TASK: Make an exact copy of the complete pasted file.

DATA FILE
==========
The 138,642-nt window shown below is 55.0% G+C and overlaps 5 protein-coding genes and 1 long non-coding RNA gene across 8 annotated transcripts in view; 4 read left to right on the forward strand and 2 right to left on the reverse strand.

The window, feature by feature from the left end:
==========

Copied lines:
The 138,642-nt window shown below is 55.0% G+C and overlaps 5 protein-coding genes and 1 long non-coding RNA gene across 8 annotated transcripts in view; 4 read left to right on the forward strand and 2 right to left on the reverse strand.

The window, feature by feature from the left end: